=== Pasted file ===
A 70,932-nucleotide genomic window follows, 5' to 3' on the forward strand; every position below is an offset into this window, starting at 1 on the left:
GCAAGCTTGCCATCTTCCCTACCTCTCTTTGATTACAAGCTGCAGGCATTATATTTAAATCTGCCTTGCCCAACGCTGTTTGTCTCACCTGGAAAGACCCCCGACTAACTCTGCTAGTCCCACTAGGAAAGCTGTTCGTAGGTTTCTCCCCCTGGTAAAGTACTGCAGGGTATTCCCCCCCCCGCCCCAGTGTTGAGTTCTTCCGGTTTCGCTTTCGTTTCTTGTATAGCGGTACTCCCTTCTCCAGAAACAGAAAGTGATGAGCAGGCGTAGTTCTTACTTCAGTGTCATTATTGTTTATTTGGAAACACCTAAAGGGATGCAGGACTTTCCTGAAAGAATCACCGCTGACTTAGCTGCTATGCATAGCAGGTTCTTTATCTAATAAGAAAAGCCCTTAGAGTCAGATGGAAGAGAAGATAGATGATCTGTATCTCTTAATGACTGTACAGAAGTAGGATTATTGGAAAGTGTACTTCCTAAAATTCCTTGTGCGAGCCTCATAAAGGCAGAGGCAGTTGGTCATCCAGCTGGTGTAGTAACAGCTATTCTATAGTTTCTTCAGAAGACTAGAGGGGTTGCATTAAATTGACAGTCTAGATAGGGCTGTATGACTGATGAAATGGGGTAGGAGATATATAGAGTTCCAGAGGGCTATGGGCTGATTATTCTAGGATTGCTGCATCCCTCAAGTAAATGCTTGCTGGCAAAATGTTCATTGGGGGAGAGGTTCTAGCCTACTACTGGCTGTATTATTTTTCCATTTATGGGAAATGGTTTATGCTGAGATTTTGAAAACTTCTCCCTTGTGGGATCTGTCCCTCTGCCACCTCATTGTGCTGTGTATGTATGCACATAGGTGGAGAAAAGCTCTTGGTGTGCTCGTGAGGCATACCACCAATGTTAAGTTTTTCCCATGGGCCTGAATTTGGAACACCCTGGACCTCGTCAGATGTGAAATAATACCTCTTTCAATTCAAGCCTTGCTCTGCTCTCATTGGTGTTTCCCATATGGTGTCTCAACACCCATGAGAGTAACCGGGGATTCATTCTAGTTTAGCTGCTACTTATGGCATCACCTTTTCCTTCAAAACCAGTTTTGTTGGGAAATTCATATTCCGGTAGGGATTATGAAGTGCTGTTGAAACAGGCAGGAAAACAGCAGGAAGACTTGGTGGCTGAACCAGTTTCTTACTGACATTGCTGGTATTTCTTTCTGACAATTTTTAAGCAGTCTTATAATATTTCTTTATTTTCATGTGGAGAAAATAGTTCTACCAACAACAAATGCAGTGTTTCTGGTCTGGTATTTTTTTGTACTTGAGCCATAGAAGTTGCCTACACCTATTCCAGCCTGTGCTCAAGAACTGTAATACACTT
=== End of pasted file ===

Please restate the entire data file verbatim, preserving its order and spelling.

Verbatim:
A 70,932-nucleotide genomic window follows, 5' to 3' on the forward strand; every position below is an offset into this window, starting at 1 on the left:
GCAAGCTTGCCATCTTCCCTACCTCTCTTTGATTACAAGCTGCAGGCATTATATTTAAATCTGCCTTGCCCAACGCTGTTTGTCTCACCTGGAAAGACCCCCGACTAACTCTGCTAGTCCCACTAGGAAAGCTGTTCGTAGGTTTCTCCCCCTGGTAAAGTACTGCAGGGTATTCCCCCCCCCGCCCCAGTGTTGAGTTCTTCCGGTTTCGCTTTCGTTTCTTGTATAGCGGTACTCCCTTCTCCAGAAACAGAAAGTGATGAGCAGGCGTAGTTCTTACTTCAGTGTCATTATTGTTTATTTGGAAACACCTAAAGGGATGCAGGACTTTCCTGAAAGAATCACCGCTGACTTAGCTGCTATGCATAGCAGGTTCTTTATCTAATAAGAAAAGCCCTTAGAGTCAGATGGAAGAGAAGATAGATGATCTGTATCTCTTAATGACTGTACAGAAGTAGGATTATTGGAAAGTGTACTTCCTAAAATTCCTTGTGCGAGCCTCATAAAGGCAGAGGCAGTTGGTCATCCAGCTGGTGTAGTAACAGCTATTCTATAGTTTCTTCAGAAGACTAGAGGGGTTGCATTAAATTGACAGTCTAGATAGGGCTGTATGACTGATGAAATGGGGTAGGAGATATATAGAGTTCCAGAGGGCTATGGGCTGATTATTCTAGGATTGCTGCATCCCTCAAGTAAATGCTTGCTGGCAAAATGTTCATTGGGGGAGAGGTTCTAGCCTACTACTGGCTGTATTATTTTTCCATTTATGGGAAATGGTTTATGCTGAGATTTTGAAAACTTCTCCCTTGTGGGATCTGTCCCTCTGCCACCTCATTGTGCTGTGTATGTATGCACATAGGTGGAGAAAAGCTCTTGGTGTGCTCGTGAGGCATACCACCAATGTTAAGTTTTTCCCATGGGCCTGAATTTGGAACACCCTGGACCTCGTCAGATGTGAAATAATACCTCTTTCAATTCAAGCCTTGCTCTGCTCTCATTGGTGTTTCCCATATGGTGTCTCAACACCCATGAGAGTAACCGGGGATTCATTCTAGTTTAGCTGCTACTTATGGCATCACCTTTTCCTTCAAAACCAGTTTTGTTGGGAAATTCATATTCCGGTAGGGATTATGAAGTGCTGTTGAAACAGGCAGGAAAACAGCAGGAAGACTTGGTGGCTGAACCAGTTTCTTACTGACATTGCTGGTATTTCTTTCTGACAATTTTTAAGCAGTCTTATAATATTTCTTTATTTTCATGTGGAGAAAATAGTTCTACCAACAACAAATGCAGTGTTTCTGGTCTGGTATTTTTTTGTACTTGAGCCATAGAAGTTGCCTACACCTATTCCAGCCTGTGCTCAAGAACTGTAATACACTT